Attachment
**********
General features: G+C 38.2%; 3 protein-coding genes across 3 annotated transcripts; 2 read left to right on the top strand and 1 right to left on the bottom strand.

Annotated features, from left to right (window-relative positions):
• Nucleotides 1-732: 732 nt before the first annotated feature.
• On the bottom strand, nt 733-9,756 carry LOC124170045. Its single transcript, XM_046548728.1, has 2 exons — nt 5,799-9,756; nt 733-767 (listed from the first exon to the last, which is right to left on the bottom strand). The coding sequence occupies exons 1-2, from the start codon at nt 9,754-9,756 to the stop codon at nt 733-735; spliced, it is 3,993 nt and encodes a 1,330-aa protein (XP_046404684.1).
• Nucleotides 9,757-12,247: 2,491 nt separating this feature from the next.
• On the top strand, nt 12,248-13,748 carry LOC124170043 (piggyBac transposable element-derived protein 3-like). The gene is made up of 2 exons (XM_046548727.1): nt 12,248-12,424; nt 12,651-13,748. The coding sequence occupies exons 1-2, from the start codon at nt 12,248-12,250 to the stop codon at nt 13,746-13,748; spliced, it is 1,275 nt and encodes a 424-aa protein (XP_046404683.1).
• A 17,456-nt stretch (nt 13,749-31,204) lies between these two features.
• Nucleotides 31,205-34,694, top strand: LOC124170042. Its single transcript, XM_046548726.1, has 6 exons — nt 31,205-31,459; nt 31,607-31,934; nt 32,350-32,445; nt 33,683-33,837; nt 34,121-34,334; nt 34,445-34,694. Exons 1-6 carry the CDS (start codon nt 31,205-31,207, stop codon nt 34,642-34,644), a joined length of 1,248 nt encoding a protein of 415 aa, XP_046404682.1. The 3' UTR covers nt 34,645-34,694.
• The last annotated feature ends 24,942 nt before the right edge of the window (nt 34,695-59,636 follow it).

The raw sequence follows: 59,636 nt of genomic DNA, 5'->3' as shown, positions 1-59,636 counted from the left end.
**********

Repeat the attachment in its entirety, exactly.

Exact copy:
General features: G+C 38.2%; 3 protein-coding genes across 3 annotated transcripts; 2 read left to right on the top strand and 1 right to left on the bottom strand.

Annotated features, from left to right (window-relative positions):
• Nucleotides 1-732: 732 nt before the first annotated feature.
• On the bottom strand, nt 733-9,756 carry LOC124170045. Its single transcript, XM_046548728.1, has 2 exons — nt 5,799-9,756; nt 733-767 (listed from the first exon to the last, which is right to left on the bottom strand). The coding sequence occupies exons 1-2, from the start codon at nt 9,754-9,756 to the stop codon at nt 733-735; spliced, it is 3,993 nt and encodes a 1,330-aa protein (XP_046404684.1).
• Nucleotides 9,757-12,247: 2,491 nt separating this feature from the next.
• On the top strand, nt 12,248-13,748 carry LOC124170043 (piggyBac transposable element-derived protein 3-like). The gene is made up of 2 exons (XM_046548727.1): nt 12,248-12,424; nt 12,651-13,748. The coding sequence occupies exons 1-2, from the start codon at nt 12,248-12,250 to the stop codon at nt 13,746-13,748; spliced, it is 1,275 nt and encodes a 424-aa protein (XP_046404683.1).
• A 17,456-nt stretch (nt 13,749-31,204) lies between these two features.
• Nucleotides 31,205-34,694, top strand: LOC124170042. Its single transcript, XM_046548726.1, has 6 exons — nt 31,205-31,459; nt 31,607-31,934; nt 32,350-32,445; nt 33,683-33,837; nt 34,121-34,334; nt 34,445-34,694. Exons 1-6 carry the CDS (start codon nt 31,205-31,207, stop codon nt 34,642-34,644), a joined length of 1,248 nt encoding a protein of 415 aa, XP_046404682.1. The 3' UTR covers nt 34,645-34,694.
• The last annotated feature ends 24,942 nt before the right edge of the window (nt 34,695-59,636 follow it).

The raw sequence follows: 59,636 nt of genomic DNA, 5'->3' as shown, positions 1-59,636 counted from the left end.